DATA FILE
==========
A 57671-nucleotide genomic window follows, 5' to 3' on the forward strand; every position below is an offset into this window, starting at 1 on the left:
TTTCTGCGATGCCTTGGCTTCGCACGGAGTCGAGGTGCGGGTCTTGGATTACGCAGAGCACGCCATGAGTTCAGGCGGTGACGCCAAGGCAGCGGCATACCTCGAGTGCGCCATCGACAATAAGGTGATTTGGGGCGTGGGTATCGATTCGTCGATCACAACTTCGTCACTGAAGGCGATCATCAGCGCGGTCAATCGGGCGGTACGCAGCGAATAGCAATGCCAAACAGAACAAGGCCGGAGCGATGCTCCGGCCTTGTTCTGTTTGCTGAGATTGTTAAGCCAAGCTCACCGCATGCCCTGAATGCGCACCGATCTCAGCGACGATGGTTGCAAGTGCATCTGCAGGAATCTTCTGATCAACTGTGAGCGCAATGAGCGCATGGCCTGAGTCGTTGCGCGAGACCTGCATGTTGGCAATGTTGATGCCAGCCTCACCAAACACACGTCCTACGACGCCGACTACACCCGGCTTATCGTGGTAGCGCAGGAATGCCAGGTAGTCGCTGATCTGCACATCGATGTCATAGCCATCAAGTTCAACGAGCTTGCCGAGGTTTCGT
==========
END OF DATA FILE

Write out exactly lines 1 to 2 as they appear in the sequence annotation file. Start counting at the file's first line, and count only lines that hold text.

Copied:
A 57671-nucleotide genomic window follows, 5' to 3' on the forward strand; every position below is an offset into this window, starting at 1 on the left:
TTTCTGCGATGCCTTGGCTTCGCACGGAGTCGAGGTGCGGGTCTTGGATTACGCAGAGCACGCCATGAGTTCAGGCGGTGACGCCAAGGCAGCGGCATACCTCGAGTGCGCCATCGACAATAAGGTGATTTGGGGCGTGGGTATCGATTCGTCGATCACAACTTCGTCACTGAAGGCGATCATCAGCGCGGTCAATCGGGCGGTACGCAGCGAATAGCAATGCCAAACAGAACAAGGCCGGAGCGATGCTCCGGCCTTGTTCTGTTTGCTGAGATTGTTAAGCCAAGCTCACCGCATGCCCTGAATGCGCACCGATCTCAGCGACGATGGTTGCAAGTGCATCTGCAGGAATCTTCTGATCAACTGTGAGCGCAATGAGCGCATGGCCTGAGTCGTTGCGCGAGACCTGCATGTTGGCAATGTTGATGCCAGCCTCACCAAACACACGTCCTACGACGCCGACTACACCCGGCTTATCGTGGTAGCGCAGGAATGCCAGGTAGTCGCTGATCTGCACATCGATGTCATAGCCATCAAGTTCAACGAGCTTGCCGAGGTTTCGT